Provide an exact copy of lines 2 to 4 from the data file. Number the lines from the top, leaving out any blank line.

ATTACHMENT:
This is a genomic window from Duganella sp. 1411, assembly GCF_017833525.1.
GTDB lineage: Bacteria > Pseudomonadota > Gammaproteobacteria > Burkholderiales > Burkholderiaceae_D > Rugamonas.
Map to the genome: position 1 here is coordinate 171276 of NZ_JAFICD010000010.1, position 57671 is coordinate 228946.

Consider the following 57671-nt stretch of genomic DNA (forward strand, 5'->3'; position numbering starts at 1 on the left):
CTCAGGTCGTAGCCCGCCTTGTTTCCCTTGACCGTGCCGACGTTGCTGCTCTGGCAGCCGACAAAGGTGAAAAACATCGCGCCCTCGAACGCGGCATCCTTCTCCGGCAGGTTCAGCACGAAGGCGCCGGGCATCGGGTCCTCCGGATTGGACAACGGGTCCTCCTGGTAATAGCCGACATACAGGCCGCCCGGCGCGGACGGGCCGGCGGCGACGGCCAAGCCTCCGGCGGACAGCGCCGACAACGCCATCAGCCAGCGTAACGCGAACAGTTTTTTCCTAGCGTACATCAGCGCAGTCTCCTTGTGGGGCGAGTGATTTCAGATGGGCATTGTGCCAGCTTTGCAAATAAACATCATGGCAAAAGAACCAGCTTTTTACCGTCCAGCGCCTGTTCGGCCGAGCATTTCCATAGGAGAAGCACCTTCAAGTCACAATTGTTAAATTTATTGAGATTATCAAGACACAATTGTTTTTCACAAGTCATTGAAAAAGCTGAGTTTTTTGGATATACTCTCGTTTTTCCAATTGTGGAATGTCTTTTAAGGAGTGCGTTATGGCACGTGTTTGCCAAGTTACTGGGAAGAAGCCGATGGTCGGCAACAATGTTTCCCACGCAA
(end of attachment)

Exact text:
GTDB lineage: Bacteria > Pseudomonadota > Gammaproteobacteria > Burkholderiales > Burkholderiaceae_D > Rugamonas.
Map to the genome: position 1 here is coordinate 171276 of NZ_JAFICD010000010.1, position 57671 is coordinate 228946.

Consider the following 57671-nt stretch of genomic DNA (forward strand, 5'->3'; position numbering starts at 1 on the left):